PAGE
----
The California Department of Corrections and Rehabilitation has scrubbed arrest records from Sen. Kamala Harris’s controversial tenure as the state’s top law enforcement official, according to the Washington Free Beacon.
The purge was conducted during a ‘routine website redesign,’ removing public access to several key incarceration reports.
Twice a year, the CDCR releases information about the number of new individuals incarcerated in the California prison system as part of its “Offender Data Points” series. These reports provide important information on demographics, sentence length, offense type, and other figures relevant to criminal justice and incarceration.
Until recently, these reports were publicly available at the CDCR’s website. A search using archive.org’s Wayback Machine reveals that as of April 25, 2019—the most recent indexed date—ODP reports were available dating back to the spring of 2009. As of August 2019, the same web page now serves only a single ODP report, the one for Spring 2019. The pre-2019 reports have been removed. –Washington Free Beacon
During the Democratic debates on Wednesday night, Rep. Tulsi Gabbard (D-HI) excoriated Harris’s record as California Attorney General, rattling off a laundry list of ‘inconvenient’ facts – such as the 1,500-plus Californians Harris sent to prison for marijuana-related offenses, blocking evidence that would have freed an innocent man from death row until forced to do so by the courts, and using prison inmates as cheap labor.
Harris did not refute any of Gabbard’s statements.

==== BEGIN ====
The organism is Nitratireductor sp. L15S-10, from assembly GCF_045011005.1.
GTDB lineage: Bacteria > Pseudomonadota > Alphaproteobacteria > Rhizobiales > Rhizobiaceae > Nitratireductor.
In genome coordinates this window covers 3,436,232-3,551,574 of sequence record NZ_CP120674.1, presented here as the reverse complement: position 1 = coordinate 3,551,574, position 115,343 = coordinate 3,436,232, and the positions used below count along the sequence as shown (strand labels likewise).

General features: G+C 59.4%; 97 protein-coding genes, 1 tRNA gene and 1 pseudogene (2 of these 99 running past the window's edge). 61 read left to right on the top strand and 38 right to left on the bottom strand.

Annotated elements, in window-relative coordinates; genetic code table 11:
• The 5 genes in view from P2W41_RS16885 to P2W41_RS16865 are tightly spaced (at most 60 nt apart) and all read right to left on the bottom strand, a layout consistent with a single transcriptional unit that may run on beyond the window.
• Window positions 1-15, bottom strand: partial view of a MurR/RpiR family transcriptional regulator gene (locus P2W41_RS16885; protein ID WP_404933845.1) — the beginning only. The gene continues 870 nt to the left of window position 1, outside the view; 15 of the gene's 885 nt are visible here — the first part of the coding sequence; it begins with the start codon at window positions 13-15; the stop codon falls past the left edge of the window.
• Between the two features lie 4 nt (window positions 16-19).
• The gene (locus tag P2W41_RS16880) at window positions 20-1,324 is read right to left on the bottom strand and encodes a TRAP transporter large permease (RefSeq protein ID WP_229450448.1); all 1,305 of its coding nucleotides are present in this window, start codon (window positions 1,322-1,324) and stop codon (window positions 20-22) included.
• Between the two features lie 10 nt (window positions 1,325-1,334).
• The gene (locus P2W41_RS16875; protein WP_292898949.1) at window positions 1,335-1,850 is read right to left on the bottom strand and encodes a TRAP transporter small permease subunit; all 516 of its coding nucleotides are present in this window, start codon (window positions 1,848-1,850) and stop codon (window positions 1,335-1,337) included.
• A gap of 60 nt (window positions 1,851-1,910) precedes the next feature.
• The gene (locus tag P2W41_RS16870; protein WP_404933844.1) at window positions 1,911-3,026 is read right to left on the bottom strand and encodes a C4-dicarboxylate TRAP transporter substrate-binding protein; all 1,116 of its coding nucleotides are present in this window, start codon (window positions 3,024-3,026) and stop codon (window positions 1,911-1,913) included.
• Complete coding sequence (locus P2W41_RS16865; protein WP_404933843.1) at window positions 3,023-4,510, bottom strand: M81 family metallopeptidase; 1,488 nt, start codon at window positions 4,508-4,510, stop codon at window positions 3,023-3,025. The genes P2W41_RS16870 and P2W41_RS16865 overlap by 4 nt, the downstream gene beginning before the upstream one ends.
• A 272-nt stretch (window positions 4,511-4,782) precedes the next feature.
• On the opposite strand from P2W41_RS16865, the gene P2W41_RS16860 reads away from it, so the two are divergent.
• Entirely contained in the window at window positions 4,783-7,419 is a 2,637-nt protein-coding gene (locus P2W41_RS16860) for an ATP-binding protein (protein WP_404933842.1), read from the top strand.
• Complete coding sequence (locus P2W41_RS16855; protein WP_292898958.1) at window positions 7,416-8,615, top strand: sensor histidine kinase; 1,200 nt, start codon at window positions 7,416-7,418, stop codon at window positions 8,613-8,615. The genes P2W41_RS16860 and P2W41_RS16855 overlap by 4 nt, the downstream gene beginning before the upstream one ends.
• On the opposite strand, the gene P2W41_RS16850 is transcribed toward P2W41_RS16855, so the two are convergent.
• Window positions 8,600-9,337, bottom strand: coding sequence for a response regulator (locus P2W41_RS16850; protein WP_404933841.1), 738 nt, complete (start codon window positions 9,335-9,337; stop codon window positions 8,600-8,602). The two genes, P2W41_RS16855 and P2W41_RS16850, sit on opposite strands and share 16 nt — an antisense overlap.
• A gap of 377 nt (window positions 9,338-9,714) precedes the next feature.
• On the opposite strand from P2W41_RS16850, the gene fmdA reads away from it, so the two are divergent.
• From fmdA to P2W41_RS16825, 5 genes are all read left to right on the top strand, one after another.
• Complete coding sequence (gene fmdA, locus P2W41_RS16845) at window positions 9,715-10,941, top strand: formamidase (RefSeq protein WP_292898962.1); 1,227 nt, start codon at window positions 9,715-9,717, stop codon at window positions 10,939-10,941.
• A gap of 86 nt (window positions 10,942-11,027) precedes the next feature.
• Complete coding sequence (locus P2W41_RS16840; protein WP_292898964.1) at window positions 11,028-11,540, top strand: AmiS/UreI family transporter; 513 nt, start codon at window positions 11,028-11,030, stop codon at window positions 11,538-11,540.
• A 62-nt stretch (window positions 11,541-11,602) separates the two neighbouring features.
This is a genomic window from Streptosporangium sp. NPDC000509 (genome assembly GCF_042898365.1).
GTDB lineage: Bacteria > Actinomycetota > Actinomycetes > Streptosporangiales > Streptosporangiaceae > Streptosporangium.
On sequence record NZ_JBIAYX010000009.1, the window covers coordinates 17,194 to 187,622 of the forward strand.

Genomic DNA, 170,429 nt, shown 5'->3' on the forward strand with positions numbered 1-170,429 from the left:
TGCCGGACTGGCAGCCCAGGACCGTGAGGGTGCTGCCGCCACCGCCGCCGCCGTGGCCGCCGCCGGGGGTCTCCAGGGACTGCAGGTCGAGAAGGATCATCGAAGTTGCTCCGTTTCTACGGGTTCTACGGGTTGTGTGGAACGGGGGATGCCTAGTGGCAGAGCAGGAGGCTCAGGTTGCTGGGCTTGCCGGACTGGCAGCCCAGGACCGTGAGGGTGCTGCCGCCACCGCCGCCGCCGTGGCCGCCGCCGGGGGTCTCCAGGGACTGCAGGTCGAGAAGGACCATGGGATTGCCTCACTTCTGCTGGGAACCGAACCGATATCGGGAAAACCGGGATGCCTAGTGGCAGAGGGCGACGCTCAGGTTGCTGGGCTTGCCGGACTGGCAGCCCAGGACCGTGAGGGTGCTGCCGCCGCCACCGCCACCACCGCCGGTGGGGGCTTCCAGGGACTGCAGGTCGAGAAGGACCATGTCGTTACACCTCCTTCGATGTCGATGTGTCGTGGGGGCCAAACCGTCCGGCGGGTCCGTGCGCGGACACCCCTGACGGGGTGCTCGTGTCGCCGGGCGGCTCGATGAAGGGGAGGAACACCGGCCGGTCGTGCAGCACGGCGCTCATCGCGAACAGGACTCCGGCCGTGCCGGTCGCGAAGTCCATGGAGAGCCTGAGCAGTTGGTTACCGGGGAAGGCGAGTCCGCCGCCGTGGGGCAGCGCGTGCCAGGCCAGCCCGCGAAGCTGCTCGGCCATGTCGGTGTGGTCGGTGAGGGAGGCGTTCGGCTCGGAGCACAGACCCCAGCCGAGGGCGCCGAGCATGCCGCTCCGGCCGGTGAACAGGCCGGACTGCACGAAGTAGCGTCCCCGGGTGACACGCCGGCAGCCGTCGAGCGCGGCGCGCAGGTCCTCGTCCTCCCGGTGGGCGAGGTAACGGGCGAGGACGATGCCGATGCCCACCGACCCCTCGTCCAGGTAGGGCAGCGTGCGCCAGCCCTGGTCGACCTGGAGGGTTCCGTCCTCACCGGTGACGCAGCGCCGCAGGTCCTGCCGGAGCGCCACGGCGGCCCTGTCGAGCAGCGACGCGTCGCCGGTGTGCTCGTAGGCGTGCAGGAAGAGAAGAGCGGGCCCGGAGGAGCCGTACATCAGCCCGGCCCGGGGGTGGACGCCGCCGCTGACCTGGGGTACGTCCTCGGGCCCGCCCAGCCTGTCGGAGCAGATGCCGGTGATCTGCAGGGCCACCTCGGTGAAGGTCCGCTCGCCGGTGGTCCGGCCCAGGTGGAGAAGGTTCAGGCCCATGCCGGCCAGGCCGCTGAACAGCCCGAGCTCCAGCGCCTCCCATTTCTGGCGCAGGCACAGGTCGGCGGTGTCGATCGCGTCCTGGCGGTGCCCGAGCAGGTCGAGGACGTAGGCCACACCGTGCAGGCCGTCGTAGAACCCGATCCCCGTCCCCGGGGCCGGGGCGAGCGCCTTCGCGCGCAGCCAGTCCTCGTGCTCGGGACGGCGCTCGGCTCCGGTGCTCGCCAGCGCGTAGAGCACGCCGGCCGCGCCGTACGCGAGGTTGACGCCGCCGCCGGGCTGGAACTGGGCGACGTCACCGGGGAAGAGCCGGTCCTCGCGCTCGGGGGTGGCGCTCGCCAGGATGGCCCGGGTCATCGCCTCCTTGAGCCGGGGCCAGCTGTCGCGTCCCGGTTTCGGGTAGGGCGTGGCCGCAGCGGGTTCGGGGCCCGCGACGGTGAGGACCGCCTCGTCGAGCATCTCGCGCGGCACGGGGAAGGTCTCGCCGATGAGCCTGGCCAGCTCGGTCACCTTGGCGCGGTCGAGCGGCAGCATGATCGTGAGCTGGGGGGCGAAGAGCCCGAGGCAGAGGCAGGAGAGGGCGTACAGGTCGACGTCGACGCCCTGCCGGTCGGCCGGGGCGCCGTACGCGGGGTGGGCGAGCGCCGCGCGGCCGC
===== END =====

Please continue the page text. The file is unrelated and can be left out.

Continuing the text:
The now-scrubbed records were used by the Free Beacon in prior reporting – “specifically the finding that more than 120,000 black and Latino Californians were sent to prison while she was in the State A.G.’s office.”
A CDCR employee claims that the changes have nothing to do with Harris’s campaign, and were instead prompted by California law AB 434 which ‘sets standards for web accessibility.’
“Making our website fully compliant was a significant and ongoing undertaking. It required a redesign of the look and feel of the website, and a need to evaluate all of the thousands of documents and other files that were linked to our website,” said CDCR assistant secretary for communications, Jeffrey Callison, who added “While many documents that are not accessible can be remediated, it is a significant use of resources to do it across the board. Some older documents have been removed from our website but are still available upon request; others are temporarily removed while they are being remediated; and many others have already been remediated and are on our website.”
How incredibly convenient for Harris.
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